1. 19
  1. 4

    Seems like the Perl community is getting pretty lost. My team at work is still using Perl 5 for some pretty non-trivial applications, but there is no plan to ever change versions. Either keep maintaining or rewrite it in another language when we can. I imagine there are others in similar situations?

    1. 6

      I think you’re overestimating the cost of the version transition. If your team follows Perl’s best practices, they’re already not using the things that will be phased out. If they update to current Perl 5 versions, they’ll move on to Perl 5 and exhale in relief, not having to declare 10 lines of Modern Perl Boilerplate at the start of every file.

      It’s nowhere close to a Huge Language Change. It’s mostly a culture shock, like leont mentions in the post, where the “stability first” mentality that’s been driving Perl for all this years is being phased out in favour of “let’s actually make the new, good features available by default”.

      1. 3

        I’m learning Perl5 (after a brief glimpse at Perl6/Rakudo and saying to myself that Perl6 does not seem to have rooted enough).

        As I’m learning on my own, what cultural shock are you referring to ? I add to my learning bits of Perl, just ad hoc, at the moments I need some improvement, and that makes me learn something. (For example I’m not there yet to use what seems strikingly similar to OOP in Perl)

        Is it the fact of always having use strict; use warnings; and always using my for variables? Or are there deeper coding rules ? In such case, what is the name, or a name, for this group of recommendations ?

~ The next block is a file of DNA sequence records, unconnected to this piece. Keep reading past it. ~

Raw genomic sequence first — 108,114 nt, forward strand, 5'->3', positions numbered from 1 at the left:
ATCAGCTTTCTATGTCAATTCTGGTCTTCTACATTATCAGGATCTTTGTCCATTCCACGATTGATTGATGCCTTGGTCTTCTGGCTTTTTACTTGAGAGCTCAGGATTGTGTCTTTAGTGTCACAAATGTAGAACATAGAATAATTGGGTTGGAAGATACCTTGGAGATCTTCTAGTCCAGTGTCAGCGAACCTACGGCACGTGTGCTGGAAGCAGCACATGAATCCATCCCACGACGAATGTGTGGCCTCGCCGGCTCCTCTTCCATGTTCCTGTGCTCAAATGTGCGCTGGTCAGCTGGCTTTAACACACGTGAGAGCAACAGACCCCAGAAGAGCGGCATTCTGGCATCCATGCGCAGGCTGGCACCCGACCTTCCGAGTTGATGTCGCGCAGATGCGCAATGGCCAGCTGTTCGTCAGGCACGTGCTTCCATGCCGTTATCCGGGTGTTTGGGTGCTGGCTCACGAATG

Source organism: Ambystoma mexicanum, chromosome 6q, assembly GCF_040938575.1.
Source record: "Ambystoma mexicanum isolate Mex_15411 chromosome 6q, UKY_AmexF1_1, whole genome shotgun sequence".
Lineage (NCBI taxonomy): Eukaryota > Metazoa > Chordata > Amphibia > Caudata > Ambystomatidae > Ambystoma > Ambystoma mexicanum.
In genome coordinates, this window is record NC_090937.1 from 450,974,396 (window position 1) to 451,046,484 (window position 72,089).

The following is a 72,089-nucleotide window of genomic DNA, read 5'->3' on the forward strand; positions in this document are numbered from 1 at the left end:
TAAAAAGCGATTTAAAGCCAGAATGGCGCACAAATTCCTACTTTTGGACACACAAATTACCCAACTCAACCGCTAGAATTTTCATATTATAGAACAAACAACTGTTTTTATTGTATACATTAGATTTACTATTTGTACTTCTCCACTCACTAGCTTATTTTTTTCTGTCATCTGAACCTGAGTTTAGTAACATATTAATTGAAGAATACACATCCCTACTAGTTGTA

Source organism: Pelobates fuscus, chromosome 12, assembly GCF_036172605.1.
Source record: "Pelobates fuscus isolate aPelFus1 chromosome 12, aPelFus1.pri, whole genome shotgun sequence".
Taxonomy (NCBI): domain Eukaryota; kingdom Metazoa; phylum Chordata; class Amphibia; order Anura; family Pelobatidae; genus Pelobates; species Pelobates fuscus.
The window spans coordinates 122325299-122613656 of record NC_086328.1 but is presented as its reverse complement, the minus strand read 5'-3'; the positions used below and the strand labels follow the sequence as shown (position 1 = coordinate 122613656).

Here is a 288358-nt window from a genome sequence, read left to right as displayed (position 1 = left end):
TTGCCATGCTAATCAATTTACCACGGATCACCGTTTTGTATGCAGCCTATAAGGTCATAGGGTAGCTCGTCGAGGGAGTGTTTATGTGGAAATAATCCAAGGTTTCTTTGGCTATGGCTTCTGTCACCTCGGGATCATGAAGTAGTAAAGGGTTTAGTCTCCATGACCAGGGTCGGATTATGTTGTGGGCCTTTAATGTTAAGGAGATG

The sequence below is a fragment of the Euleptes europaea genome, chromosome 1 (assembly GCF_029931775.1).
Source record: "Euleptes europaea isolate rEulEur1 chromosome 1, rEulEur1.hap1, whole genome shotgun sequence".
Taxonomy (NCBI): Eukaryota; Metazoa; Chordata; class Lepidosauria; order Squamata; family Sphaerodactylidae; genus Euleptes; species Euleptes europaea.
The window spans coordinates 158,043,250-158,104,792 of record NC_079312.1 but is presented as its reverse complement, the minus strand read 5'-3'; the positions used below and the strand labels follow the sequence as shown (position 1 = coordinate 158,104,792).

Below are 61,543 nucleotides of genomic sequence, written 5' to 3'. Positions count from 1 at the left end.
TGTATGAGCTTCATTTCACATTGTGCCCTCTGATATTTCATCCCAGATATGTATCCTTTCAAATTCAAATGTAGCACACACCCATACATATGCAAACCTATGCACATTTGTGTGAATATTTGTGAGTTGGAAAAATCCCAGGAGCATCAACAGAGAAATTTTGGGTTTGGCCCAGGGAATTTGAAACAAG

1. 6

          what cultural shock are you referring to ?

          Like I mentioned in my post:

          the “stability first” mentality that’s been driving Perl for all this years is being phased out in favour of “let’s actually make the new, good features available by default”

          Perl5’s MO, for as long as I remember was “we never break old code, unless there is a really good reason. Everything should be backwards compatible by default”. It was not all roses, but the maintainers have stuck to it, for better or worse – a lot of progress was inhibited because of it. If you’re new to Perl you may have noticed that a lot of good features (like subroutine signatures) are locked out behind use experimental or similar: that’s because Perl really tries to not break old code. But because of this, the experience for a new programmer is really substandard – unless you know what to enable, the Perl you write is the Perl from roughly 20 years ago – hardly the best Perl there is.

          If you’re new here, you’re the main benefactor of this culture shock – good for you, and welcome to the community :) The change will mostly hurt the “I have a Perl code from 2004 that I haven’t updated since” people – and they often don’t update their Perls anyway.

          1. 2
        2. 3

          Perl 7 is still very far from workplace adoption, considering the project itself is still figuring it out. Its necessity is definitely obvious though. Perl is an awesome idea that should definitely keep being explored, nothing else is quite like it, so I think Perl 7 is a step in the right direction, they just need to figure out where to leave the footprints.

          First build the new thing, then push for adoption. One step at a time.